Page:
Pop Culture

Why horror sequels wear out their welcome

Horror sequels are rotten. They’ve zoomed way past horror remakes on my scary movie hate-list.

In fact, thanks to stuff like the shocking and surprisingly awesome “Dawn of the Dead” remake and the new 3D version of “My Bloody Valentine” (a film with no agenda except to throw lots of blood and guts at your face, provided your glasses are on), I can’t even say I hate the concept of the remake on principle anymore. Those two, all by themselves, can help me forget that I paid money to see the reboots of “When a Stranger Calls,” “Black Christmas” and “Prom Night.”

But popular franchises that don’t know when to lay down the chainsaw — sequels that are energetic as strippers on the breakfast shift — are bilking horror fans of money that could be spent buying vintage “Mark of the Devil” barf bags on eBay. Here’s where they go wrong:

1. More of the same I remember seeing “Jaws 2” when it hit theaters. I was still just a kid, but I walked out thinking, “Why did I just watch a less frightening version of that other shark movie?”

It set up justifiably low expectations for future “Halloween” sequels, “Friday The 13th” visits from Jason (except for “Jason X,” which was awesome), “Nightmare on Elm Street” dreamfests and outings with Chucky, Hellraiser, those children who lived in the corn fields, maniac cops and slumber parties that turned to massacres.

I already wrote a “Dear John” letter to the “Saw” movies for this site so I won’t rehash that animosity, but there’s nothing more hateful than studios, greedy for money and contemptuous of the people who buy the tickets, greenlighting sequels that often feature not one single new wrinkle in the fabric. If the original kept me up at night, the sequel, especially the one with “2” or “II” in its title, is 99.9 percent certain to put me to sleep.

2. Descending into cuteness and intentional camp Remember how terrifying and grotesque that child-molester-turned-dream-stalker Freddy Krueger was in that first “Nightmare?” And remember how, after that, he became a wisecracking anti-hero whose murderous rampage seemed almost justified as the mean-spirited ’80s ground on and on and his victims became even more pastel-outfitted, hair-moussed and brattily repellent?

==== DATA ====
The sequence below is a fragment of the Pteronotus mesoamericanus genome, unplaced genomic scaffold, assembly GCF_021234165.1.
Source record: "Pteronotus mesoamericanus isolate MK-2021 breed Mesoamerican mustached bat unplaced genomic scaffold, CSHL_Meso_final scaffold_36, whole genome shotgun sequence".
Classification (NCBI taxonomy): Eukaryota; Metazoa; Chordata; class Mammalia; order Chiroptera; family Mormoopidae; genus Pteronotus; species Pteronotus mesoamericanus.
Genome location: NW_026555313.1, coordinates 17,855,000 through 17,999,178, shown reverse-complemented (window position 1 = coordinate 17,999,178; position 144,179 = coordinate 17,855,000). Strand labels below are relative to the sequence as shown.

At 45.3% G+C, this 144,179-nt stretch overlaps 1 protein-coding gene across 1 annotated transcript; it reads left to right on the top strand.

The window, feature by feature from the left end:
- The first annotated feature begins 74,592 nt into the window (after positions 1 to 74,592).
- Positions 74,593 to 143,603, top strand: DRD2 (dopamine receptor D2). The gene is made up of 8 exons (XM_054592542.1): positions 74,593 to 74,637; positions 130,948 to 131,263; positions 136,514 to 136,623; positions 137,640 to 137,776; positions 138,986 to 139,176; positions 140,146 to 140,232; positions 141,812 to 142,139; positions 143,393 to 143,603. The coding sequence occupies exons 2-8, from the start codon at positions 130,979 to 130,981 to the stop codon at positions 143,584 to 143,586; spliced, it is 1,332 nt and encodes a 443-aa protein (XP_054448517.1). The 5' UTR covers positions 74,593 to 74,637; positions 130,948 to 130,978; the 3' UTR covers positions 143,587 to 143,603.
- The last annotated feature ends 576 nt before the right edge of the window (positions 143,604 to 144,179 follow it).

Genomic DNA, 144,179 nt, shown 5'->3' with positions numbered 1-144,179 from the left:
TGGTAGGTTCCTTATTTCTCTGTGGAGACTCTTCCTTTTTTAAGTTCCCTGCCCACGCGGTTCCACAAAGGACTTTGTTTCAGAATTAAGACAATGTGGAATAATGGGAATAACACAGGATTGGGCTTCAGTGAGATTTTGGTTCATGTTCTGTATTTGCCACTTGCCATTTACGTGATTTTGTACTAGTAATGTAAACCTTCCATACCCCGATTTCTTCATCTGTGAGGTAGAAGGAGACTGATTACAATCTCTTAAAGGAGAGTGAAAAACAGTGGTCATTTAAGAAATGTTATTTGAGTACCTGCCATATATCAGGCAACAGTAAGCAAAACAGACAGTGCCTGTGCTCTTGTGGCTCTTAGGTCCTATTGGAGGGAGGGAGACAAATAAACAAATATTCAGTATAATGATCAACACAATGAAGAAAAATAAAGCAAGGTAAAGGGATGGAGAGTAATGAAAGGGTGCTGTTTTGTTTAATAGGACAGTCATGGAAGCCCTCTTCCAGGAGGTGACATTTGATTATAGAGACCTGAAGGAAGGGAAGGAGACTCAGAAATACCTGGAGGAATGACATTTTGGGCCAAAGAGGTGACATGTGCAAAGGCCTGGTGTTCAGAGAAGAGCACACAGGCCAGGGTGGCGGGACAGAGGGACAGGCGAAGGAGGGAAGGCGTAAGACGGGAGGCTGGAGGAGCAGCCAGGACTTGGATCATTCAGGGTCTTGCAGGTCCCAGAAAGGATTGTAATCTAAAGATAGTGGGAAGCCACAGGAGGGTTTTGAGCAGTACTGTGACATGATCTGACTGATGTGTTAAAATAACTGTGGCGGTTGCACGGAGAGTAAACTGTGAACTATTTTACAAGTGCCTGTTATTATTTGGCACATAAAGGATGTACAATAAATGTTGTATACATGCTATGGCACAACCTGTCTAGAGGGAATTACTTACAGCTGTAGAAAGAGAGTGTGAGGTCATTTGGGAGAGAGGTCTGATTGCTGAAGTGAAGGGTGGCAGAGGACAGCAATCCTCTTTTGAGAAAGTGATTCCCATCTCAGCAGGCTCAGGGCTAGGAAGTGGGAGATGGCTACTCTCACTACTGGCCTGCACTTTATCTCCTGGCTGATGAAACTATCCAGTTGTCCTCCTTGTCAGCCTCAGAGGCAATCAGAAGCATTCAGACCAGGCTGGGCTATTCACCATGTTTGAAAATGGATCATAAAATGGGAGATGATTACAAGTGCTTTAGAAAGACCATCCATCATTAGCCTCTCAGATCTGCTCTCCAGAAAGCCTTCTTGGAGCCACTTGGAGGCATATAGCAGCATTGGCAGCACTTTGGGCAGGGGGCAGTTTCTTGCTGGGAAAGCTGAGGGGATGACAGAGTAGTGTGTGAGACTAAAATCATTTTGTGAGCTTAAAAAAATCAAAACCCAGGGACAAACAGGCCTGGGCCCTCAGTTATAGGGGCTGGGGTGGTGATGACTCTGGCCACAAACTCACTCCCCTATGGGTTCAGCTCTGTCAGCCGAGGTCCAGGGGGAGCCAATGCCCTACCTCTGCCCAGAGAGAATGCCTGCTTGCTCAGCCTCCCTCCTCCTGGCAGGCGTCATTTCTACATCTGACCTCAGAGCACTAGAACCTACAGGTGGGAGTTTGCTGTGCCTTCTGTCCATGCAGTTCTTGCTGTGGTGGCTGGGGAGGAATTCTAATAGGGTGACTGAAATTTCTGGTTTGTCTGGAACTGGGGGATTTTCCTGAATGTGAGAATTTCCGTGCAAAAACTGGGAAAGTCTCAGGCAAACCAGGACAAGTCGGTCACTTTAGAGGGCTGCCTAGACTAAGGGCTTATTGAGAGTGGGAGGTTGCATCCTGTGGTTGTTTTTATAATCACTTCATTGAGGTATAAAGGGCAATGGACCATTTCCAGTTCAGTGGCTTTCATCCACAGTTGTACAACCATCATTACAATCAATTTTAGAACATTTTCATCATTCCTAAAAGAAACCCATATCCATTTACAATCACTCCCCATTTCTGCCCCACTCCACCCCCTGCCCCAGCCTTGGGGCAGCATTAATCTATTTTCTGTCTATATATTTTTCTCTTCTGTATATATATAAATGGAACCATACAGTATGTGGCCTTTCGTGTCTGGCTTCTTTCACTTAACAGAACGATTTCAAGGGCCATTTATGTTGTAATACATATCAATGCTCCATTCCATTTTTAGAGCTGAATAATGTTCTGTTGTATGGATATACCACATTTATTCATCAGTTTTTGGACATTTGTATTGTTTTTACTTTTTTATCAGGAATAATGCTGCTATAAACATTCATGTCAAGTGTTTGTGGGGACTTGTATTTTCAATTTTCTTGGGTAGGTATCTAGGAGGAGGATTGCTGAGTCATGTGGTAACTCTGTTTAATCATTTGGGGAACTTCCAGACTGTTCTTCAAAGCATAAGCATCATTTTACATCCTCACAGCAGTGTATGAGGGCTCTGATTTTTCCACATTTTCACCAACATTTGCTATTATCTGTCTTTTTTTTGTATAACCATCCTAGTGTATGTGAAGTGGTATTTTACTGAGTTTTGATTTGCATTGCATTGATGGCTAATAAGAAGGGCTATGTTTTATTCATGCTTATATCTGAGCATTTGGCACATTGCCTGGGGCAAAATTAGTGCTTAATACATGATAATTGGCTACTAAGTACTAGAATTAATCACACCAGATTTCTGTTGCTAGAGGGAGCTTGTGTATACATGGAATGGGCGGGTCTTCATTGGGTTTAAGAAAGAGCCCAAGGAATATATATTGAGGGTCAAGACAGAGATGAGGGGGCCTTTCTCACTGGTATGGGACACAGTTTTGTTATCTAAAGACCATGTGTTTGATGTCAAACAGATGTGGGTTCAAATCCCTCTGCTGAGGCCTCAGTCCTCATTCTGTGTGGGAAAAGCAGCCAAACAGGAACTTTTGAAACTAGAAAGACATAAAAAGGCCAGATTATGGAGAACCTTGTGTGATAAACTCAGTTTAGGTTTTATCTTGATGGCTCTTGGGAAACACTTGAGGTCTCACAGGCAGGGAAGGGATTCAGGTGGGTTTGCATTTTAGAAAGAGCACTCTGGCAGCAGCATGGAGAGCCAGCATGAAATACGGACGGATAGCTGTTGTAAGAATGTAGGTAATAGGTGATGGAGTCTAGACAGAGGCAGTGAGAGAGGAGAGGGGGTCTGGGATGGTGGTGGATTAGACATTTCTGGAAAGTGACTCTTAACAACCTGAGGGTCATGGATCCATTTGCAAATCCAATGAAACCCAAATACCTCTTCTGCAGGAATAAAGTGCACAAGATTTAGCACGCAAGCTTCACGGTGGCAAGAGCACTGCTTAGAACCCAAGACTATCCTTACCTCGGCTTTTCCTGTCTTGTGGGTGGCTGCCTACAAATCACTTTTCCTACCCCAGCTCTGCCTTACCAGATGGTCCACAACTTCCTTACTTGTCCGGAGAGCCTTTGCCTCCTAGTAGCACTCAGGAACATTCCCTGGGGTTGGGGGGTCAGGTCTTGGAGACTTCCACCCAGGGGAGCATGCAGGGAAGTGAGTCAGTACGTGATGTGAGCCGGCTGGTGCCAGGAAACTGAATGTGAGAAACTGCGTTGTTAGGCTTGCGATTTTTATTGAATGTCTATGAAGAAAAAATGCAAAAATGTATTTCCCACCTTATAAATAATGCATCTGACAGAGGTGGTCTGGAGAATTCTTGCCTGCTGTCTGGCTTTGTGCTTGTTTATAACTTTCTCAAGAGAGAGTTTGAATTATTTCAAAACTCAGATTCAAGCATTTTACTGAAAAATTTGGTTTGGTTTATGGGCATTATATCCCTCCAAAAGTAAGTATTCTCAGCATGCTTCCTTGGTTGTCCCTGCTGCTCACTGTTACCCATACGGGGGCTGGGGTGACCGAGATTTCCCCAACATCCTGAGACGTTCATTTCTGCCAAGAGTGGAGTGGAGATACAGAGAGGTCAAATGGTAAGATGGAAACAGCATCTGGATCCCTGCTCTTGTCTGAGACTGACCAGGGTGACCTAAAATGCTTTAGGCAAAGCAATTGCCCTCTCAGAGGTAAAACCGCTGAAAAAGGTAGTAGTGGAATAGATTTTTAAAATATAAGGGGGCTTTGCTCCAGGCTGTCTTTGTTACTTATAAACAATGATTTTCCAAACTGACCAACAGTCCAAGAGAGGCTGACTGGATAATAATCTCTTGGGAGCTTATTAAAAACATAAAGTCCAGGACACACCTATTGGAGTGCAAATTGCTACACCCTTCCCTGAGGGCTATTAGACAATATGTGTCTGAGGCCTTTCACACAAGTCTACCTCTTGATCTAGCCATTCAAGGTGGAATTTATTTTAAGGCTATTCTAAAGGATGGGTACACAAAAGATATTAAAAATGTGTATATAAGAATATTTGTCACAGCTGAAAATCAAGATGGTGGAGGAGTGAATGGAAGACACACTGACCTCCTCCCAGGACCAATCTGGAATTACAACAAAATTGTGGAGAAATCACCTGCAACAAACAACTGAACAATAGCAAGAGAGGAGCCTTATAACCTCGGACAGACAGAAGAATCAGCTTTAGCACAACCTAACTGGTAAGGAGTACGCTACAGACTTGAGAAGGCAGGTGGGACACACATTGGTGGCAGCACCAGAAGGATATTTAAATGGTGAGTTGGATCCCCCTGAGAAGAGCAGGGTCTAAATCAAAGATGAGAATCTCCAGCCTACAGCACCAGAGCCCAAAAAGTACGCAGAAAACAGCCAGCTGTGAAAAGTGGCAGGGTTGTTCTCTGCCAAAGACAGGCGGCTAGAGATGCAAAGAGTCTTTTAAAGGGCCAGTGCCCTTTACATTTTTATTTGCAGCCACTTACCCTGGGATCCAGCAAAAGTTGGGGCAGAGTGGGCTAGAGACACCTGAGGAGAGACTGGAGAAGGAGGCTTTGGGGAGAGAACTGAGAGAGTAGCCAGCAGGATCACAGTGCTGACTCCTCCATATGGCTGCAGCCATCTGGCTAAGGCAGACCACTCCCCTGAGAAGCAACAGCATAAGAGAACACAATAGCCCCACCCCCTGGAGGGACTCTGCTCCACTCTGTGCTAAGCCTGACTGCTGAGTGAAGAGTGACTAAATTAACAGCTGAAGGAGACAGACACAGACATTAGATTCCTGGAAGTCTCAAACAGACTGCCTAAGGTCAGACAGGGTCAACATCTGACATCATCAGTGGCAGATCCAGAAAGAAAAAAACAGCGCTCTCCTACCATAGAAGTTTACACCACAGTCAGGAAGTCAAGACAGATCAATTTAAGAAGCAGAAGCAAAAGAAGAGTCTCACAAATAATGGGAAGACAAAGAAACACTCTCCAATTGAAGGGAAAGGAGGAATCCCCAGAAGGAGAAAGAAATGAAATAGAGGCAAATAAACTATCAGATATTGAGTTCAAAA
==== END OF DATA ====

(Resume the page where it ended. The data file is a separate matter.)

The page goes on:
And where did we see him last? Making jokes as Jason carried his decapitated-yet-still-snarky head off-screen in “Freddy vs. Jason” (Don’t quote me on this but I swear I once heard him yell, “Who let the dogs out?” in one of those movies) and sentenced to a legacy of kitten-soft safety as the most ironic of little kids’ store-bought Halloween costumes.

Not that humor can’t co-exist with horror. The “Scream” franchise kept it going for a while, aiming for smarter audiences. But by the time Carrie Fisher showed up to riff on herself, the balance had tipped and smirky outweighed scary.

3. Pretending that needless complications are the same thing as serious filmmaking
I will see “Underworld: Rise of the Lycans.” I have to. It’s my job. But I’m pretty sure I won’t enjoy myself. Right, right, film critics are supposed to enter every new assignment with an open mind-blah-blah-objectivity. I’ve heard it. But did you see the first two “Underworld” movies? No? Then shut up. Because they suck.

And the series’ defenders probably love the ornately Goth atmosphere and Kate Beckinsale’s seemingly all-PVC costumes and Bill Nighy’s straight-faced performances and maybe even enjoy fantasies of Scott Speedman being their own personal werewolf-lover. And I get all that. But is it too much to ask that this franchise pull its head out of its own self-important, convoluted-mythology-packed butt and make even one moment of narrative sense?

Because until I know a really good reason why I’m listening to yet another minor-yet-apparently-key-to-the-plot character blather on and on about the ongoing vampire/werewolf blood feud, a character who will probably disappear from the plot altogether for the next 40 minutes of blackness-cloaked cinematography and mumble-whispered dialogue, I don’t think I should have to care.

4. Skimping on murder to save on the make-up effects budget or to get a PG-13 rating
Horror fans are jaded people. We’ve been scared already by bigger goons than you dozens of times over. So if you’re not up to the task of freaking us out, even if the movie is otherwise terrible then you’re going to have to make the killings way more gnarly. (I confess to hating and laughing at “The Strangers” and then spending every night for a week double-checking dark closets and locks on the windows before going to sleep. So yeah, stupid movie, you won in the end.)

We want gore. We want point-of-impact murders. Throats slit and blood splattered. We want mayhem that feels real enough to be frightening all on its own, unadorned by cheap jolts, shrieking scores and crashing-noise sound edits.

You know what’s an awesome horror sequel on that count alone? “Hostel Part II.” Go ahead, laugh. I don’t care. I know what I like. I watched it again on cable the other night and found myself getting grossed-out all over again by its very disgusting (and, at least during Heather Matarazzo’s death scene, genuinely disturbing) murders. It was gorier than its predecessor and for that I’d send Eli Roth a Thanksgiving card.

5. Stop giving supporting characters and pet cats names like ‘Argento’ That’s all. Just knock that off. Even if you’re not making a sequel. Nothing takes me out of a movie faster.